Income inequality

Hate Income Inequality? Blame Intrusive Government Policies.

Government officials talk a good game about income inequality but impose policies that raise household costs, discourage employment, and kill opportunity.


"Income inequality in the United States has increased significantly in the last four decades," Leilani Barnett of the Federal Reserve Bank of San Francisco wrote last week for the California Economic Summit.

And, it turns out, the activist government interventions in the economy favored by the people most concerned about the increasing gap between rich and poor are probably making things a hell of a lot worse.

To back up a bit, not everybody agrees that income inequality in itself is an enormous concern. Writing for Reason, Ronald Bailey has pointed to research demonstrating that income mobility remains healthy, with Americans continuing to move beyond the socio-economic ranks into which they were born. "Results provide very little support for the hypothesis that inequality shapes mobility in the United States. The inequality children experienced during youth had no robust association with their economic mobility as adults," reports a 2014 paper he cited.

Still, the growing gap between the wealthy and the poor is a preoccupation in many circles—particularly among people who favor activist government economic policies to rectify the situation. So it's interesting when the Federal Reserve Bank's Barnett adds that "One factor contributing to this trend is the increase in involuntary part-time workers," and then reports that employers tell researchers they've turned to hiring part-time workers instead of full-timers because of the costs associated with employee benefits, health care, workers' compensation insurance, and minimum wage hikes.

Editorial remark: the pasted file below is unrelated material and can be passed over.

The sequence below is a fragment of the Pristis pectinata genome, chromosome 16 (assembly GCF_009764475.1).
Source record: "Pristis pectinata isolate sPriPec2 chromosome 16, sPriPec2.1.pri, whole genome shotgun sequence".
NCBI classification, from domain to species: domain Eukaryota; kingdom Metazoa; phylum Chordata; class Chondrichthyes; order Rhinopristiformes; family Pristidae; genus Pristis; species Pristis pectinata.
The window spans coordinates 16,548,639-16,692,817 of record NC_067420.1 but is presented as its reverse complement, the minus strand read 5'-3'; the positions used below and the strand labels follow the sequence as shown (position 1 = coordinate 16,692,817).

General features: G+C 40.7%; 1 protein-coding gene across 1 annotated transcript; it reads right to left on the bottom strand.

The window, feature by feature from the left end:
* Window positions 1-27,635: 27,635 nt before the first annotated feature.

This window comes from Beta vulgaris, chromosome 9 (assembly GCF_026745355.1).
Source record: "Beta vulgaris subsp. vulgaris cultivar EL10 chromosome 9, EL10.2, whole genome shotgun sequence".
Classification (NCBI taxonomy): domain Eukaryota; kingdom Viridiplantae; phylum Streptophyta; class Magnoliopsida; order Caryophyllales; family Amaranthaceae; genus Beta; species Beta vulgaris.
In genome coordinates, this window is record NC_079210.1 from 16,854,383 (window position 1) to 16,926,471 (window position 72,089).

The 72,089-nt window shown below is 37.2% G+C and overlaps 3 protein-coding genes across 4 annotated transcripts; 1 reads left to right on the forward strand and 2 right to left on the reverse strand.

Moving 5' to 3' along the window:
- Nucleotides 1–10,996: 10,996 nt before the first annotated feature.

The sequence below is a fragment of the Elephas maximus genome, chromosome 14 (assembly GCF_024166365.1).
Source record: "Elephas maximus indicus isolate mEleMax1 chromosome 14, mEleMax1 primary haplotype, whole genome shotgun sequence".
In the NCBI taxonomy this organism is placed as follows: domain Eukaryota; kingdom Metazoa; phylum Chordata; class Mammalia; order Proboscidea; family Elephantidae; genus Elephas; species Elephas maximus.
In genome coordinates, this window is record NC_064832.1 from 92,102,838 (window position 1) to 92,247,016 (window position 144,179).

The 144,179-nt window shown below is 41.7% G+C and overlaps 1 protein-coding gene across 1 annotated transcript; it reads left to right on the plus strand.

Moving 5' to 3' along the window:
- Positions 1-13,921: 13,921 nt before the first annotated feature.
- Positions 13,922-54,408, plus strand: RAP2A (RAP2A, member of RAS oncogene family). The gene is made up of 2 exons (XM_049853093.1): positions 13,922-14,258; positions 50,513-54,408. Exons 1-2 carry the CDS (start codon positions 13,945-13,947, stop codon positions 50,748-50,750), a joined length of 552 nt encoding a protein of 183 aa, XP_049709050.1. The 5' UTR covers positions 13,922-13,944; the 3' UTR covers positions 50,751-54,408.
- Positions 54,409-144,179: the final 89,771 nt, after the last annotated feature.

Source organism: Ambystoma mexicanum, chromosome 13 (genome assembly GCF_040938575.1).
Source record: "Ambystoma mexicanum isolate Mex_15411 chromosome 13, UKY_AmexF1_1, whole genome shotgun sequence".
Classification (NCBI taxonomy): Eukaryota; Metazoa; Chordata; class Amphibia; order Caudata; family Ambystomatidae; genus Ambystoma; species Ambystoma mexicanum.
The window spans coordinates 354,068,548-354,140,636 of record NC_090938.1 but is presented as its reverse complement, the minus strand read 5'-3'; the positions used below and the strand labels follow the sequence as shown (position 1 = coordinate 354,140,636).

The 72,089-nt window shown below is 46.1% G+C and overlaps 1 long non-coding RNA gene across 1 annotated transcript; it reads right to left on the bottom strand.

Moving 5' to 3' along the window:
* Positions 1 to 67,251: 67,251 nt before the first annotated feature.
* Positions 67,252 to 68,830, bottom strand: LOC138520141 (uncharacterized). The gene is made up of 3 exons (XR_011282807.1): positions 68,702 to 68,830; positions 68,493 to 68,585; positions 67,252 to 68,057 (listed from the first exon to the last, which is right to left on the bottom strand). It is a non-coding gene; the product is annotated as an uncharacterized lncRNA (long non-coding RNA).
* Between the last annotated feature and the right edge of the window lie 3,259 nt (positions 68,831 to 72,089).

Barnett draws from an April 2017 working paper that collected data through roundtables held across the West. Researchers found that housing, transportation, and child care availability and affordability are major concerns for job seekers. Employers told them they've changed their hiring practices in response to expensive government mandates. Workers are worried about exceeding income thresholds for social service benefits and so deliberately work less. And the "shadow economy"—off-the-books-work—has become an attractive way for people to make ends meet without running afoul of taxes, rules, and regulations.

Government mandates aren't just discouraging full-time private sector employment, the working paper notes—it's even hitting the people generating all that red tape. "One participant from the public sector stated that her agency 'chose to hire two part-time employees rather than one full-time employee because they could get a lot more hours of work for cheaper with two part-time employees due to much lower cost of benefits.'"

Some of those higher household costs burdening workers can be laid at the government's doorstep, too. I've written in the past that regulation of child care tends to make it inflexible and expensive. "Regulation intended to improve quality often focuses on easily observable measures of the care environment that do not necessarily affect the quality of care but that do increase the cost," reported economics professors Diana W. Thomas of Creighton University and Devon Gorry of Utah State University in a 2015 paper for the Mercatus Center.